COPAA member Jerry S. went from being a single leg amputee to losing both legs last spring. In order for him to continue driving and remain independent, he had hand controls installed in his car. Previously, as a right below knee amputee, he had a left foot accelerator in his car so that he could use his left foot to be able to drive. Once he had his second amputation, he no longer would be able to use either foot to drive, so he had the hand controls installed, which meant that he no longer needed the left foot accelerator. He contacted me and said that he would like to donate the left foot accelerator to anyone in the group who might be able to use it. I put the word out and Rick N., a right below knee amputee, responded and asked if it was still available. I put him in touch with Jerry and they made arrangements to make it possible for Rick to pick up the accelerator. Jerry had one that you secure to the floor of the car and another one that was portable and could be transferred to any car at any time and he was donating both. This is such a wonderful example of how we support each other at COPAA. Nice going, Jerry!
Last year the conference was cancelled due to Covid but they did offer it virtually, with several presentations from excellent speakers. It was interactive so that you could meet and talk to other amputees on a variety of topics as well as social hours to get to know them better. While it was very successful considering the change in format, it certainly wasn’t the same as being there in person. Over a thousand folks attended and it did give people who otherwise couldn’t attend an an person conference because of travel costs and other expenses incurred while being away.
Well, good news! This year, they are planning on holding the conference using a hybrid model with both in person attendance as well as a virtual format again. This year the conference is from September 29-October 2 in Shaumburg, Illinois (a suburb of Chicago). Scholarships are available to those who are new amputees or those who have never attended a conference before. For more details, contact the Amputee Coalition at Amputee-Coalition.org. Further information about the conference will be released in March.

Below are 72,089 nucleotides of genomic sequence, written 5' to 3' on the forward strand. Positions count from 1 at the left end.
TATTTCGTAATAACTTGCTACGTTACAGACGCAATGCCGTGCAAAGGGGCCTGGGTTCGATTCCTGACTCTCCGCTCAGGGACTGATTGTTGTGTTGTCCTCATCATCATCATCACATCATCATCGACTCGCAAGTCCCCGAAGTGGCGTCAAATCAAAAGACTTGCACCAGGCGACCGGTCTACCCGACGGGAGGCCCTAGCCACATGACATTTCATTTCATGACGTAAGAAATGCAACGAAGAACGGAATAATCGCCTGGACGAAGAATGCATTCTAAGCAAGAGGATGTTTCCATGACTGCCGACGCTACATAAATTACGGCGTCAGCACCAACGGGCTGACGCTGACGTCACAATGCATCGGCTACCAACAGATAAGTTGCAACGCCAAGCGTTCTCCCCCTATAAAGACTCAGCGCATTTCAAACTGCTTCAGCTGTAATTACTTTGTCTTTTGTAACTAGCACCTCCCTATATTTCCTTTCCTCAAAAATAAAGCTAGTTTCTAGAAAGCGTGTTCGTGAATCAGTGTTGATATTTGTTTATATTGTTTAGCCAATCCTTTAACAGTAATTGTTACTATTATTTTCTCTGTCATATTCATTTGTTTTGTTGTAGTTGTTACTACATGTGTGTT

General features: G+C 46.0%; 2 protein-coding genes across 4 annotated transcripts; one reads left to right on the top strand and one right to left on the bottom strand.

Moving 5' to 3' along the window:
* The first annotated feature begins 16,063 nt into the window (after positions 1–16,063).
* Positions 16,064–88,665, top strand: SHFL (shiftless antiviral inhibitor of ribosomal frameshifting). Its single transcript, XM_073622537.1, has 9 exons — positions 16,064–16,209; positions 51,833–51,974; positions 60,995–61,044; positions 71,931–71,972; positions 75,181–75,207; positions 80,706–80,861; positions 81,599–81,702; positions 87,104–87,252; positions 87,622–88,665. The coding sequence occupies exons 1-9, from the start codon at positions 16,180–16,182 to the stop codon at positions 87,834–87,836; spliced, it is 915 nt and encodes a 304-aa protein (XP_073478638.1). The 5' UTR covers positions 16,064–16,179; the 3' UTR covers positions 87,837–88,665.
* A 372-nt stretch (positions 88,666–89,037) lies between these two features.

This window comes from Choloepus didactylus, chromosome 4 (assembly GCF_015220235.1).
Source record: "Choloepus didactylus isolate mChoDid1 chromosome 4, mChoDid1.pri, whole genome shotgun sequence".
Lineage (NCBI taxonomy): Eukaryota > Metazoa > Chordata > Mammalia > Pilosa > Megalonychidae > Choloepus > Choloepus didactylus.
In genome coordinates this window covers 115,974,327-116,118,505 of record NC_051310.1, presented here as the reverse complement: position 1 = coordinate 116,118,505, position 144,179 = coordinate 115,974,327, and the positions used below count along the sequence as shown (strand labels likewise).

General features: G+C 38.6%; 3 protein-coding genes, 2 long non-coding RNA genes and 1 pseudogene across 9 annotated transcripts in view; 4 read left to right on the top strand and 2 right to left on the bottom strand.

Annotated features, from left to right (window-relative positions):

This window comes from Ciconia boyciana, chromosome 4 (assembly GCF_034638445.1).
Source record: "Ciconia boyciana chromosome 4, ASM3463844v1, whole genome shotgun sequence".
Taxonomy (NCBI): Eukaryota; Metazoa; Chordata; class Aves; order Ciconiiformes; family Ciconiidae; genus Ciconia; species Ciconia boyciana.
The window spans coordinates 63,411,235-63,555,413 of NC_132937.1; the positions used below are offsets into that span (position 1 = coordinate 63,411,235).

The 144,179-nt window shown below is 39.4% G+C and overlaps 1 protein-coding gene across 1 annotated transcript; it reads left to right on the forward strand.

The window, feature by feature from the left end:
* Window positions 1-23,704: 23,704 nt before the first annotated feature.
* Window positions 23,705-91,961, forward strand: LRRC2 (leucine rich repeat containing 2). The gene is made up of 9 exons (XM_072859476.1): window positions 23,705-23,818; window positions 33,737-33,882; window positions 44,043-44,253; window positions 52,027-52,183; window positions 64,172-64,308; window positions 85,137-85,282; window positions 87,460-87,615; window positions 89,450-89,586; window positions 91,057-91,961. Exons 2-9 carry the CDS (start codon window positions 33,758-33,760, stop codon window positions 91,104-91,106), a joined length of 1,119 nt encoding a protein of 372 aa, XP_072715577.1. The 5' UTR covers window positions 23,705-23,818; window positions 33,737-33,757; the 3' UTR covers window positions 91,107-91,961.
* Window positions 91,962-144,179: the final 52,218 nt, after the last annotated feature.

There are currently 2.1 million Americans living with limb loss and limb difference in the United States each year today and and each year 185,000 undergo amputation surgery. However, only 30% to 35% receive a prosthetic device through the Veterans Health Administration. To bridge the gap, Senators Tammy Duckworth (D-IL) and Marsha Blackburn (R-Tenn) introduced the Access to Assistive Technology and Devices for Americans Act.
Also known as the ‘Triple A’ Study Act, the bill would require the Government Accountability Office to study the current state of access to prosthetics after the amputation of a limb. Through this bill, both Senators aim to give officials a holistic understanding of how many Americans have access to prostheses. Passing this legislation will provide the missing data that will help officials better understanding the obstacles patients face when seeking to acquire a prosthesis.
Furthermore, this legislation will assess the appropriate coverage for assistive devices provided to patients who live with limb loss. This assessment also includes affordability, evaluation and guidelines for assistive device determination; matching specific devices with the individual beneficiary, rehabilitation services to support adjustment to the amputee life; timelines for assessment for surgery and evaluation of assistive devices; and timely access to care.
According to data from the Amputee Coalition among those living with limb loss in the U.S. 54% underwent amputation surgery due to vascular disease, 45% are due to trauma, and less than 2% are due to cancer. The data also shows that black Americans are up to four times more likely to have an amputation than white or Asian Americans.
Please contact your Legislators to ask them to co sponsor this bill. It will change our access to proper prosthetic care. Note that this a bi- partisan effort.